One morning, as Rashida opened one rear door of the cab, the other opened likewise. As Rashida slid in, so too did a beefy, blonde man in a black suit, a gun in one hand. A -wise guy-.

"You!" said Rashida with -hatred-, trying to get out, but he pressed the gun to her side.

"Be qviet," he said in a slavic accent. To Zhukovski, he said "We go to Yersey City."

Jurgen looked at his laptop, busy uploading torrents. A moment with it would allow him to summon help, but the man would doubtless stop him if he tried.

"That's a -dangerous journey-," he said. Jersey City was overrun with -white shirts.-

"Start meter and shut up," said the man.

I must also choose a goal for the protagonist:

Zhukovski reluctantly obeyed, wanting nothing more than to get this fucker out of his cab. Well, that and a date with Rashida.

I deal myself five cards, and get The Gulag (16), The Back Door to DNS (28), A Scatternet (31), The Truth (32), and Stony Faces (40). This does not look good; most actions require beating a random card draw, and only The Gulag is decent.

Not sure what to do, I choose to 'wait and see,' meaning the antagonist gets a draw; Copyfighter (9), which got shuffled back in. I figure this means the antagonist discovers what the copyfighter is doing, applying the condition of "lost":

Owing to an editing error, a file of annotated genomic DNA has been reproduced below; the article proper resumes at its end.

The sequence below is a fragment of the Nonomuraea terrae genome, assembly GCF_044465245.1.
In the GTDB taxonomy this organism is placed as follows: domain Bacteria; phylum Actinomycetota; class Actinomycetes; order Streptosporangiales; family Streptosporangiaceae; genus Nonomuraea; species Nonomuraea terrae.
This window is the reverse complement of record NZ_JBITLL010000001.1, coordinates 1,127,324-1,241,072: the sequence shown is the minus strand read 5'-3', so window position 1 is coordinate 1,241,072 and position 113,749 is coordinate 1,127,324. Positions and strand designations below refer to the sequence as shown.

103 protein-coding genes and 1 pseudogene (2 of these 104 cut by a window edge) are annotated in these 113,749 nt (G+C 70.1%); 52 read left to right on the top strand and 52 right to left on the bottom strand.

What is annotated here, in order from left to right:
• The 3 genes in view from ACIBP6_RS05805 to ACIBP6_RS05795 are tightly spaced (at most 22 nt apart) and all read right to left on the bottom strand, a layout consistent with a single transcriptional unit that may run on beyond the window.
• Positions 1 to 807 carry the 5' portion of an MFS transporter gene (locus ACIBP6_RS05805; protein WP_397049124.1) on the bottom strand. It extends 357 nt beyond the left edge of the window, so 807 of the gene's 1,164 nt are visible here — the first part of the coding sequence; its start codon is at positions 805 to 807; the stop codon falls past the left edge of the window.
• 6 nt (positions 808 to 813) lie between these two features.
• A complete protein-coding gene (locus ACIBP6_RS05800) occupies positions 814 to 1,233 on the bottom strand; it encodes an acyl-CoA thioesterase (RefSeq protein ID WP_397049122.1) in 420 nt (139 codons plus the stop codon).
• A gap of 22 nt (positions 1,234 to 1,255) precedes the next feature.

Unexpectedly, a hand reached down and snatched up his laptop.

The wise guy chortled. "Aha!" he says. "Mutorrent. Copyfighter asshole. You and Moslem bitch. White shirts will fuck you up, both, I bet."

Zhukovski started to get scared, feeling lost. Yes, beat them both to death, most likely, the reactionary bastards.

Okay, try to reverse the condition; perhaps foolishly, I deploy my highest value card, The Gulag (16).

Zhukovski studied him in the mirror as he made the turn onto Atlantic. Something about the lines in his face made gave him an inkling. "You've been in Rural, Kentucky, haven't you? Or maybe Guantanamo." -The Gulag.-

The antagonist gets a card pull in response: Assault (23), a higher value, therefore losing.

The suited man snarled, dropping the laptop onto the front seat and shoving the barrel of the gun to Zhukovski's neck. "Shut and and drive, fuckwad," he said.

Curiously, the threat of -assault- merely gave Zhukovski confidence.

...That is, "lost" condition reversed.

I don't have a lot of confidence in my cards, but I decide I need to try to advance, to pursue my goal. I choose The Truth (32).